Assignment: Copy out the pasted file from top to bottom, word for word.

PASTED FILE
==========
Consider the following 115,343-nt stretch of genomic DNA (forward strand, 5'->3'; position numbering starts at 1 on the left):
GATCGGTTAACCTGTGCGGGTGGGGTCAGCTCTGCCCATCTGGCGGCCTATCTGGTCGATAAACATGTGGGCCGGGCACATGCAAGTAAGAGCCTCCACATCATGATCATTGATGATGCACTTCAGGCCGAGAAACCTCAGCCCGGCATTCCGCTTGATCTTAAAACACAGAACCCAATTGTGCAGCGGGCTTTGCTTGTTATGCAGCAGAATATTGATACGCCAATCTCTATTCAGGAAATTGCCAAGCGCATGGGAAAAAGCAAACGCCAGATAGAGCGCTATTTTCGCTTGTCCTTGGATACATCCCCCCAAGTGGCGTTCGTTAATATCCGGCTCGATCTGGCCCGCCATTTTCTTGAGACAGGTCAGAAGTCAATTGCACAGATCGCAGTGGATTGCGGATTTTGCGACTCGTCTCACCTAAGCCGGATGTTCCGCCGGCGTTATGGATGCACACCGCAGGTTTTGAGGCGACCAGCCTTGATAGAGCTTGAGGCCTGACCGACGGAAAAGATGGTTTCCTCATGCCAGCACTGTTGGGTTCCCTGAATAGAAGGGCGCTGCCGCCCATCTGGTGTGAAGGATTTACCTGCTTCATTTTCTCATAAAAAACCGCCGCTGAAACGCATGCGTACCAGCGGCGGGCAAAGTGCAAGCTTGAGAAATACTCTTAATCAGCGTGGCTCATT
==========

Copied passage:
Consider the following 115,343-nt stretch of genomic DNA (forward strand, 5'->3'; position numbering starts at 1 on the left):
GATCGGTTAACCTGTGCGGGTGGGGTCAGCTCTGCCCATCTGGCGGCCTATCTGGTCGATAAACATGTGGGCCGGGCACATGCAAGTAAGAGCCTCCACATCATGATCATTGATGATGCACTTCAGGCCGAGAAACCTCAGCCCGGCATTCCGCTTGATCTTAAAACACAGAACCCAATTGTGCAGCGGGCTTTGCTTGTTATGCAGCAGAATATTGATACGCCAATCTCTATTCAGGAAATTGCCAAGCGCATGGGAAAAAGCAAACGCCAGATAGAGCGCTATTTTCGCTTGTCCTTGGATACATCCCCCCAAGTGGCGTTCGTTAATATCCGGCTCGATCTGGCCCGCCATTTTCTTGAGACAGGTCAGAAGTCAATTGCACAGATCGCAGTGGATTGCGGATTTTGCGACTCGTCTCACCTAAGCCGGATGTTCCGCCGGCGTTATGGATGCACACCGCAGGTTTTGAGGCGACCAGCCTTGATAGAGCTTGAGGCCTGACCGACGGAAAAGATGGTTTCCTCATGCCAGCACTGTTGGGTTCCCTGAATAGAAGGGCGCTGCCGCCCATCTGGTGTGAAGGATTTACCTGCTTCATTTTCTCATAAAAAACCGCCGCTGAAACGCATGCGTACCAGCGGCGGGCAAAGTGCAAGCTTGAGAAATACTCTTAATCAGCGTGGCTCATT